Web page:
Well – they didn’t. What I got you will see in a second. This is actually my only negative thing about the site. As for ordering PCBWay clearly have a LOT of option and a lot of those a hobbyist would never need. It is REALLY nice to have them though, and for more demanding projects PCBWay simply have a bit more ‘oomph’ compared to other companies within this line of work.

The pricing is a ‘normal’ 5$ for 10pcs which is really cheap!! There is not a lower price range for 5pcs (like JLC that does 5 for $2 – which is insane) The pricing is rising quickly if you change the ‘interesting’ parameters, like thickness, size, number of boards or delivery time. Just as you would expect.

Standard colors of soldermask and silkscreen is produced within 24 hours. other colors might take a bit longer (2-4 days) which makes sense when boards are pooled.

The shipping is, as usual, the most expensive part of the operation but that is just the way it is with this kind of services. I can still get a boardspin in less than a week which is incredible!

2. Delivery

Fast forward a week or so

Package arrived!

The only downside? I had to pay import taxes to get my package. Not so free PCBs after all. And especially a bit begrudging because this project was a bit forced by the ‘free PCB’ offer. Well, at least I got a nice panel AND a framed stencil! – A good 80 sensor PCBs, right?


A (very tiny) stack of boards

It didn’t take me very long to figure out that my panelization had gone wrong. This, my friends, are a 1*1 panel – with rails. Apart from the cuteness I was a bit angry about this. I don’t know if I should blame anybody else but myself but G** DA*** this was annoying! I did not get 10 panels of 8 – I got 10 ‘panels’ of 1.. missing 70 sensors here!!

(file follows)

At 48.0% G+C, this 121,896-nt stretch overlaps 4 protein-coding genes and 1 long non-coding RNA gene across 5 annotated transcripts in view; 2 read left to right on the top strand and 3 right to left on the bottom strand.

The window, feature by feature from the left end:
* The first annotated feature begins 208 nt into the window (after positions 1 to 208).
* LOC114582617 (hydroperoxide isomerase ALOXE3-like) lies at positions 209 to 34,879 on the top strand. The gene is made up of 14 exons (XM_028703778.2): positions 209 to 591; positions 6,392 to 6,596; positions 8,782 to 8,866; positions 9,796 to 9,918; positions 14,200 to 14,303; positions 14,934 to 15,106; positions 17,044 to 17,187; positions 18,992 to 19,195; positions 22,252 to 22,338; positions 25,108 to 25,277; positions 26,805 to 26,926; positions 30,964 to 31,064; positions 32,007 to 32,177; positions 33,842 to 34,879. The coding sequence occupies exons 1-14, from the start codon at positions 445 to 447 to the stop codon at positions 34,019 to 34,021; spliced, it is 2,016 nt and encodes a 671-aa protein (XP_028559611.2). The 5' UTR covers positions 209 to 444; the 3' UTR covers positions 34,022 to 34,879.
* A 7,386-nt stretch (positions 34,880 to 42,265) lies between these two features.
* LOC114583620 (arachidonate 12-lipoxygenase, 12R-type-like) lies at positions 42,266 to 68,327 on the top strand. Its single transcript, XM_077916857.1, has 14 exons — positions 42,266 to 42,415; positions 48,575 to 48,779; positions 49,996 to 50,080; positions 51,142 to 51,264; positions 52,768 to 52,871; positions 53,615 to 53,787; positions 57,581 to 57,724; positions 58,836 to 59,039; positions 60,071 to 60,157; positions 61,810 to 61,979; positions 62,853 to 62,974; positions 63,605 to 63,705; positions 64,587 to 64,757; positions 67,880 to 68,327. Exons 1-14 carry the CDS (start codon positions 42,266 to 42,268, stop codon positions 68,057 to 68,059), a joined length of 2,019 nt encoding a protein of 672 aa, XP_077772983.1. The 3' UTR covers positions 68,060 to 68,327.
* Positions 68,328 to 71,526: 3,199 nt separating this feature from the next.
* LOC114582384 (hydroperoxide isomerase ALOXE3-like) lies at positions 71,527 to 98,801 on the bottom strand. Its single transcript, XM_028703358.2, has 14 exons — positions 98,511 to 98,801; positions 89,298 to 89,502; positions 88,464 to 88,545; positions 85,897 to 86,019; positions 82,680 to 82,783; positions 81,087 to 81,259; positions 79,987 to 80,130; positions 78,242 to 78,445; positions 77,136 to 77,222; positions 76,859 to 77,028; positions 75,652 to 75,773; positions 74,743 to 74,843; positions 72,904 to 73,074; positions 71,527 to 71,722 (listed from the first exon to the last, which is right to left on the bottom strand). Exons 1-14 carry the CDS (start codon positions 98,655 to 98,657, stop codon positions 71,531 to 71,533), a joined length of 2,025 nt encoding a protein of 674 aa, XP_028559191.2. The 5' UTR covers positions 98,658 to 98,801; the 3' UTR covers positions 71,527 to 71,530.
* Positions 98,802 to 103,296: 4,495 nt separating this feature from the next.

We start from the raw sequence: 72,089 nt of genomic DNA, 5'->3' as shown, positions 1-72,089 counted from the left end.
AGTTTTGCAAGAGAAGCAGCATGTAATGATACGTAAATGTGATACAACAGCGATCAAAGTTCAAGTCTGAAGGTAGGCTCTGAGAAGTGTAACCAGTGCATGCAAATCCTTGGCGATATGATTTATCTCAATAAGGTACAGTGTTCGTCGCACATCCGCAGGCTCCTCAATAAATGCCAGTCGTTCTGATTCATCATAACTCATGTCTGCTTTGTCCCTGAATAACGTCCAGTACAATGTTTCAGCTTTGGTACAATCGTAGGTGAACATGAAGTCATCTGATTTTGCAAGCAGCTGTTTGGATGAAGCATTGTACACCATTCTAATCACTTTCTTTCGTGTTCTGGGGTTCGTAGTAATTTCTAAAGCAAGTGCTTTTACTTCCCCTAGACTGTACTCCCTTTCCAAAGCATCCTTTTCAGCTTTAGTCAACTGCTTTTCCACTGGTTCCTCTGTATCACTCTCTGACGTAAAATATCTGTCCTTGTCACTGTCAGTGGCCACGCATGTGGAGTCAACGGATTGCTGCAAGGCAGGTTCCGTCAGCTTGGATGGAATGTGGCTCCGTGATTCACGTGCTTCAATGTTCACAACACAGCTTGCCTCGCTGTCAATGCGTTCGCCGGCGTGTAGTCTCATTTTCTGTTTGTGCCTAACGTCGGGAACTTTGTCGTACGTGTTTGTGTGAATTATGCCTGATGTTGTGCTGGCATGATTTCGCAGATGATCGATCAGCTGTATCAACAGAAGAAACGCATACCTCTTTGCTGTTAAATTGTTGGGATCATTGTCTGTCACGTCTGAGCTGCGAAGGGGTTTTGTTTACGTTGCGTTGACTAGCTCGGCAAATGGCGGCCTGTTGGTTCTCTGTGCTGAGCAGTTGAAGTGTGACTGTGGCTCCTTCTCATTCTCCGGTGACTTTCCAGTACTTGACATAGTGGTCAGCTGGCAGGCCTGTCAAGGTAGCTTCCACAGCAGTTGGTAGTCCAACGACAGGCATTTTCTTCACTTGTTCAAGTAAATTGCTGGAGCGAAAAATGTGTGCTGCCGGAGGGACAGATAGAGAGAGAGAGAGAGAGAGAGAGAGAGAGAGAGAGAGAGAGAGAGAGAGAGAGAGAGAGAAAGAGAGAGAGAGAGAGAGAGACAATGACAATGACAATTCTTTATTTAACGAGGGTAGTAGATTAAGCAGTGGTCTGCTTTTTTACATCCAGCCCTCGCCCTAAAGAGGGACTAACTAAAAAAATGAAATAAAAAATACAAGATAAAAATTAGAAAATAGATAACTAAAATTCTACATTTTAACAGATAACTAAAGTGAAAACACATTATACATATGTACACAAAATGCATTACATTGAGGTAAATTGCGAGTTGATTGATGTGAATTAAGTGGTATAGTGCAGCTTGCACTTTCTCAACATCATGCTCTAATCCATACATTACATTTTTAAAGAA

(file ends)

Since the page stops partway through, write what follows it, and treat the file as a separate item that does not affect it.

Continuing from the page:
Well – I did get a very polite answer from Gloria (Again, she’s very patient with my slow correspondance!) – I could get another go if I wanted. I’m not going to do that However, since it is not really necessary for this review. I can do the tests I want with boards I did get. And I think the error is on my anyway..

I did also get a stencil. I have made the decision to always get a stencil with my boards since I have a pick&place machine and if I ever end up in a situation where I need to populate a few boards I would use the stencil to apply solderpaste to my boards.

The stencil

Apart from being ridiculous with the ‘1by1’ array I like the stencil. The frame makes it really sturdy and the file information is etched into the stencil itself. Not that I have that many frames to mistake it with (yet)

3. Testing the product